Antigone Tragic Hero
English 10: Period 5 20 March 2012 Tragic Hero Within the tragic play Antigone, by Sophocles, there is a dichotomy between the two main characters: Antigone and Creon. Throughout the play Antigone and Creon both portray a tragic hero; however, Antigone illustrates more qualities of a tragic hero. A tragic hero is one who fails to attain happiness and whose failures excites pity, has a great integrity of character, and is nether extremely benevolent nor malevolent. These are all qualities Antigone has and Creon does not. There is a large amount of evidence that shows Antigone’s character as being neither benevolent nor malevolent.
Antigone shows the reader her admirable side by doing the moral act of covering up and bringing peace to her brother’s, Polyneice, defiled dead body. Sophocles writes, “But as for me, I will bury the brother I love”, to show Antigone’s benevolent act (64-65). Even though it is an illegal act, because she is going against the king’s orders, not to cover up the corpse, it is an honorable act. Antigone also has a malevolent side towards her sister. Antigone states, “Go away, Ismene: I shall be hating you soon, and the dead will too” (77-78).
The use of diction “hating” shows the reader Antigone’s hostile behavior. By the author displaying to the reader a both hostile and compassionate side of Antigone, it shows Antigone’s character being neither altruistic nor nefarious; therefore further confirming Antigone’s character as being a tragic hero. Likewise, Creon could be argued to be neither considerably benevolent nor malevolent character. He displays his honorable and generous side by burring Eteocles with full military honor; however, Creon presents more dishonorable acts.
Creon defiles Polyneice’s body, is stubborn to others advice, and locks Antigone up with her sister; therefore, displaying nefarious acts, proving him to be a diabolical character. Another quality of a tragic hero is having tragic flaws, which Antigone shows throughout the tragedy of Antigone. Antigone displays stubborn and prideful qualities as her tragic flaws, which is ultimately harmful to her. Antigone shows her perseverance when she buries Polyneice’s body even when told by the Creon, the King, not to.
Antigone states, “But as for me, I will bury the brother I love” (64-65). Another example of Antigone’s tragic flaw is when Antigone has an argument with the Creon about her being morally right burying her brother’s body. Antigone argues, “Then I beg you: kill me…. I should have praise and honor for what I have done. All these men would praise me were their lips not frozen shut with fear of you (bitterly)” (94-101). While Creon also displays these tragic qualities of being prideful and obstinate, when ignores the prophet advice to let Antigone and Ismene go.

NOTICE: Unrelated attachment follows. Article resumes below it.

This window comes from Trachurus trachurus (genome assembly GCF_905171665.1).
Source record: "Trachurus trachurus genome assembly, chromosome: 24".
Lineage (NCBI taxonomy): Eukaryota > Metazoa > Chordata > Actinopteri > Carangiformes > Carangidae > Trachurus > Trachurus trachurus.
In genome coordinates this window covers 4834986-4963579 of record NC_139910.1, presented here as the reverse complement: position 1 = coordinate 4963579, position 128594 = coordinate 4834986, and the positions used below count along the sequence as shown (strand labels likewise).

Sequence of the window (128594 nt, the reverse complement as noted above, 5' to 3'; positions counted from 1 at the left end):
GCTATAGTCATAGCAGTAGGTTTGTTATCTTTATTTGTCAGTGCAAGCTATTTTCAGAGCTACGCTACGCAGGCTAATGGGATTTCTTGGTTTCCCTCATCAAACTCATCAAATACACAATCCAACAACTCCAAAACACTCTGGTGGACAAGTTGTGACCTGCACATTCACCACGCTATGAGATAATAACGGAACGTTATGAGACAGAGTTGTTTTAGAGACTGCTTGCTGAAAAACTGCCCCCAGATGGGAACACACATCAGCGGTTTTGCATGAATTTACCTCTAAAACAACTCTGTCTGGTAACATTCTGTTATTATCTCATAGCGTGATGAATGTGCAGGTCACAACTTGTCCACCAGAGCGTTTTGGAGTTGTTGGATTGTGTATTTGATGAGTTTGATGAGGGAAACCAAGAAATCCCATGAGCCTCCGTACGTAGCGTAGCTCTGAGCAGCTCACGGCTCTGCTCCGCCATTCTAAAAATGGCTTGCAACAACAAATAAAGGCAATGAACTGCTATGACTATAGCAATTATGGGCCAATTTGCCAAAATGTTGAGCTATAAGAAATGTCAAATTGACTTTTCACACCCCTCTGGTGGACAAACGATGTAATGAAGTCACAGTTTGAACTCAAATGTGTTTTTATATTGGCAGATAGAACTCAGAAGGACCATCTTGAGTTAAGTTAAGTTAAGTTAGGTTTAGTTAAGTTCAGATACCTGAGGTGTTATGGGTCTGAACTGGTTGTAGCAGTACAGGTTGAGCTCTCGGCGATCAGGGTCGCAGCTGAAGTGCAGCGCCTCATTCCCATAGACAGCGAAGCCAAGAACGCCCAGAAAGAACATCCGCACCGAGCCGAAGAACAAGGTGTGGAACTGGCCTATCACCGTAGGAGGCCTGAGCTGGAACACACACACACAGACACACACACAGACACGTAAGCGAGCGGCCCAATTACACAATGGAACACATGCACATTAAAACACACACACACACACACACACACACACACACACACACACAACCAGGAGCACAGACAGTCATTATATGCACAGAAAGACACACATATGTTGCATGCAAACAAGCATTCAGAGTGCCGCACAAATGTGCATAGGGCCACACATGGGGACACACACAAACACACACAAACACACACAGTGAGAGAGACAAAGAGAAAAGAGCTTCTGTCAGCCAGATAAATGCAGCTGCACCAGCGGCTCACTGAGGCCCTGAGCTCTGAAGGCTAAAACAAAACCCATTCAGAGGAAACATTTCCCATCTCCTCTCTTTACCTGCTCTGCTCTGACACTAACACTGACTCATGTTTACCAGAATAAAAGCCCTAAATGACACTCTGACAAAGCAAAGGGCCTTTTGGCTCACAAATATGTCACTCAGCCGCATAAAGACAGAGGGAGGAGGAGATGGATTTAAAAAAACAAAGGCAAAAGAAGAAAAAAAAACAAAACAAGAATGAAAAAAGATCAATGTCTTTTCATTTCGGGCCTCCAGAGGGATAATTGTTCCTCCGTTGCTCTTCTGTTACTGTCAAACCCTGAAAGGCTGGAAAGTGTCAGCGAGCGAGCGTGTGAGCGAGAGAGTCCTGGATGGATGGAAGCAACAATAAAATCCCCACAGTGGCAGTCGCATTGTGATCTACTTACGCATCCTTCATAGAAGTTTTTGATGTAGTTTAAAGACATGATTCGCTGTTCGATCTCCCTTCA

These tragic qualities where not the death of him, while these tragic flaws ultimately was the tragic death of her; therefore, making Antigone the epitome of a tragic character. The most important aspect of a tragic character is that the audience must sympathize with the character. Antigone acquires pity from the audience through her brave acts. For one she risked her life to bury her brother, which at the time was seen as bestowing peace to them. Sophocles writes, “But I will bury him: and if I must die, I say that this crime is holy: I shall lie down with him in death” (55-57).
This displays Antigone’s integrity; therefore, Antigone obtains a plethora of pity from the audience, because Antigone tried to do what was morally right but it was the seemingly the end of her. The audience feels greater sympathy for Antigone because she is a woman. Since she is a female her death is illustrated to be more tragic, because it is seemingly more unavoidable. In this time period women were submissive to men and men were the hegemony. Since she was discriminated against as a female (something she has no control over) and ultimately was her death, the audience can sympathize for her and take pity on her.
While there is a lot of evidence that shows Creon displays more acts of a tragic hero; however, through him not dying and his malevolent acts, Creon is evidently not a tragic hero. Antigone displays even more qualities and has more persuasive evidence of a tragic hero. Through her neither extremely altruistic nor nefarious character, her tragic flaws, and as well as her qualities that compel the audience to sympathize with her. Antigone is the quintessential example of a tragic hero.